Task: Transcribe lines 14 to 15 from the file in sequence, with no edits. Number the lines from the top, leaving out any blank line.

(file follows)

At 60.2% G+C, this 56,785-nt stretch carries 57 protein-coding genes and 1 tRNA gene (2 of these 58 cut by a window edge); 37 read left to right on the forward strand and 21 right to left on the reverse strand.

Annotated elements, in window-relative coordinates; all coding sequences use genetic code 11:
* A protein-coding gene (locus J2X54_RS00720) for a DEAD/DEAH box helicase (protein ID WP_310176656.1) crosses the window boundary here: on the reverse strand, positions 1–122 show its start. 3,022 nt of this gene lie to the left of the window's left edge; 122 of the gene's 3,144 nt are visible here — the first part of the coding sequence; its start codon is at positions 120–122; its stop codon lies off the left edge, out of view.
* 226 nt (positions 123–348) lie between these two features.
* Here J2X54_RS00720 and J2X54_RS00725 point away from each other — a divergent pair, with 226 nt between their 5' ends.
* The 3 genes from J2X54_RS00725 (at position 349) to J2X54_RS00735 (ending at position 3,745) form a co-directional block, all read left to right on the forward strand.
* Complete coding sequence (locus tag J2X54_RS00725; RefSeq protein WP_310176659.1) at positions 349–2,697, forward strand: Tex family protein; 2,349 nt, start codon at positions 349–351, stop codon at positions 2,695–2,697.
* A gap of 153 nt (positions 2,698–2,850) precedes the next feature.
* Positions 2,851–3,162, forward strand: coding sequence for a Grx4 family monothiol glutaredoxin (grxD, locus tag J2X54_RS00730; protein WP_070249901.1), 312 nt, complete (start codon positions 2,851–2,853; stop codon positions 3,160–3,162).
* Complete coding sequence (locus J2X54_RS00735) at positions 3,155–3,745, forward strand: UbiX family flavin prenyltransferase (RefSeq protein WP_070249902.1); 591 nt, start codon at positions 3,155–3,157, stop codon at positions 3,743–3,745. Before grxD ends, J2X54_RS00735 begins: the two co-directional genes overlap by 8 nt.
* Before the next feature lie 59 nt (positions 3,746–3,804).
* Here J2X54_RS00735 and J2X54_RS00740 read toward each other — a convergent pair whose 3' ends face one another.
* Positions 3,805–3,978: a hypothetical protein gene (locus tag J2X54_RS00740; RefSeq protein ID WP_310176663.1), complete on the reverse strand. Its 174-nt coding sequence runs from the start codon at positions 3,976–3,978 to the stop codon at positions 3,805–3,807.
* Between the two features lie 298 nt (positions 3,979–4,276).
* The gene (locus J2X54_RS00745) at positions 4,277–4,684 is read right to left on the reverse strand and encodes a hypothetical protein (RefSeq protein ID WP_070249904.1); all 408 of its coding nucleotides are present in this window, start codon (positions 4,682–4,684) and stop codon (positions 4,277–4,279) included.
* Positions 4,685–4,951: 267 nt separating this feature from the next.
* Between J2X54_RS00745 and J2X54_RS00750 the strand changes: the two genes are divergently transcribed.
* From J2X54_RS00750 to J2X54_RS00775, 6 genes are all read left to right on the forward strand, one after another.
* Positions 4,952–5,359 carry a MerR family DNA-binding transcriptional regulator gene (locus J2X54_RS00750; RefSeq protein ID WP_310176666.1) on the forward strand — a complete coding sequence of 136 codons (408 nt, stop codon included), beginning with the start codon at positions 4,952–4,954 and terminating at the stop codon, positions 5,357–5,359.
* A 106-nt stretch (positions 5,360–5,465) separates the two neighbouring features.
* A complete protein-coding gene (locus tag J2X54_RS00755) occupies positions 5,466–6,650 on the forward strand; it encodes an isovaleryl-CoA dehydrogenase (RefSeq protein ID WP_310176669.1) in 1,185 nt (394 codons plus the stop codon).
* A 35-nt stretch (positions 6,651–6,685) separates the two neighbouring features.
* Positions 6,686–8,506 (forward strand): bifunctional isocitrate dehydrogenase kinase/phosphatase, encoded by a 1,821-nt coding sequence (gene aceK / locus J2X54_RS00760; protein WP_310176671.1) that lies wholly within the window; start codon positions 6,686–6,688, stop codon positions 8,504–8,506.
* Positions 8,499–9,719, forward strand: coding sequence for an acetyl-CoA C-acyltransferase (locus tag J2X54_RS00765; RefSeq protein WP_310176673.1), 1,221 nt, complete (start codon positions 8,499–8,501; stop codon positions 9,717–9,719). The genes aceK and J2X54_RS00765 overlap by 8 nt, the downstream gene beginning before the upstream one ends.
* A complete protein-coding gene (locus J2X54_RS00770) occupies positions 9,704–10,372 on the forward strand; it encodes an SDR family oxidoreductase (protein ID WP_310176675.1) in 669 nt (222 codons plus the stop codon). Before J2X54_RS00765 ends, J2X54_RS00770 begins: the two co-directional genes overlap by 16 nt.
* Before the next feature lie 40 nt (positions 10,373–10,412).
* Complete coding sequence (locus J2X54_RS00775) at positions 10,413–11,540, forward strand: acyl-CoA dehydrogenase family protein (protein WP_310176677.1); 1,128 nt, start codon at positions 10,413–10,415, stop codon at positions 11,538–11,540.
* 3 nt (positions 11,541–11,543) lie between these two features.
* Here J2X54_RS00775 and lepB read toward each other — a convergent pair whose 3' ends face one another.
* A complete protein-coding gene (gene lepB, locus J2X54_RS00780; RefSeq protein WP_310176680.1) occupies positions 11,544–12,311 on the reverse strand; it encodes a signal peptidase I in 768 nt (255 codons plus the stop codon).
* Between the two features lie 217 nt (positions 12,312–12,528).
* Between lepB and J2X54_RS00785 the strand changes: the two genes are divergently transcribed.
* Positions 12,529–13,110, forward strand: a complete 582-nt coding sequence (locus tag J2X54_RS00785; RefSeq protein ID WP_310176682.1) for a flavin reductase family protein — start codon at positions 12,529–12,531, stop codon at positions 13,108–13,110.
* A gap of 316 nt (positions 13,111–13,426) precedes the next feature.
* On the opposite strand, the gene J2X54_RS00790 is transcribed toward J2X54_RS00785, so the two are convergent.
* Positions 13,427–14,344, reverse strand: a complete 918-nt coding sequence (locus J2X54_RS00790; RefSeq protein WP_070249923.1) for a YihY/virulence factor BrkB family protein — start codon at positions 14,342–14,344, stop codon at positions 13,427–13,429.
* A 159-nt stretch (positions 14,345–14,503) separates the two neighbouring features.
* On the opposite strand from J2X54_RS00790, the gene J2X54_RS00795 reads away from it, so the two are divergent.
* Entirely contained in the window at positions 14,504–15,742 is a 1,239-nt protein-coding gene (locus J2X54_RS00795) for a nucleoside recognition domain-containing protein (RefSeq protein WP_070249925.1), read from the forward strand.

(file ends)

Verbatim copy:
* Between the two features lie 298 nt (positions 3,979–4,276).
* The gene (locus J2X54_RS00745) at positions 4,277–4,684 is read right to left on the reverse strand and encodes a hypothetical protein (RefSeq protein ID WP_070249904.1); all 408 of its coding nucleotides are present in this window, start codon (positions 4,682–4,684) and stop codon (positions 4,277–4,279) included.